Pharmacy now partners with nursing colleagues to locate missing medication—working together rather than assigning blame—and thus improving efficiency, accuracy, and staff relationships. In addition, pharmacist satisfaction has increased as a result of the confidence that each IV medication has been produced correctly and is error-free.

The enhanced reporting capabilities of the new technology are an additional benefit. Production reports provide detailed information on any incorrectly scanned doses and enable us to identify any patterns that emerge in mis-scans. When a pattern of problems occurs with certain doses on multiple reports, we can identify which staff require further training and on which tasks. We then provide that individual or team with the necessary support, using specific scenarios derived from report data.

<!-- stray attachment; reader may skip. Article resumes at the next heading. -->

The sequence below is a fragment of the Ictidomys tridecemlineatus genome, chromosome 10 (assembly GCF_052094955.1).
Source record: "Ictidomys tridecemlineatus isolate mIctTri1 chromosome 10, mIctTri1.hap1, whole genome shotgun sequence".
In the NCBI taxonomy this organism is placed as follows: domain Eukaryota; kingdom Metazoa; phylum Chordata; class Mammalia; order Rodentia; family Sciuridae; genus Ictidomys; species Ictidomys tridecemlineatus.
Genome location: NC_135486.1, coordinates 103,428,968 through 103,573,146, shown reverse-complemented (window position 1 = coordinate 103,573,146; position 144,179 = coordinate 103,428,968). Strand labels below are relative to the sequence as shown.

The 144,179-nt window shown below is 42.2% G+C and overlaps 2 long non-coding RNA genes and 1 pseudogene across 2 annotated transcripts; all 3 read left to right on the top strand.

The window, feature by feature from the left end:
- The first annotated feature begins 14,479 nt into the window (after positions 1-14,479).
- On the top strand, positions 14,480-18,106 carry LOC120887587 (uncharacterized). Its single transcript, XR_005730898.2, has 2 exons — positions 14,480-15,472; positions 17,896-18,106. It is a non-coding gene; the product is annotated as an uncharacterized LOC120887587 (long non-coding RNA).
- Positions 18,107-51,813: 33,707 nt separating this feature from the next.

Since any newly implemented system requires adjustment after the go-live, one concern is how easily these adjustments can be identified and completed. Auditing medications that do not scan correctly, as well as any doses rejected by pharmacists, ensures rapid resolution of these anomalies. The production reports provided by the IV workflow automation quickly identify specific issues that our initial automation design did not anticipate. 

While the process of preparing to automate IV workflow requires time and commitment, the rewards more than compensate for that investment. In addition to improved patient safety, pharmacy stands to benefit in several other areas: cost savings, IV waste reduction, greater staff satisfaction, improved interactions with the nursing staff, higher quality reporting, and support to deliver targeted training and education. At MUSC, we have been able to accomplish these goals without adding additional staff.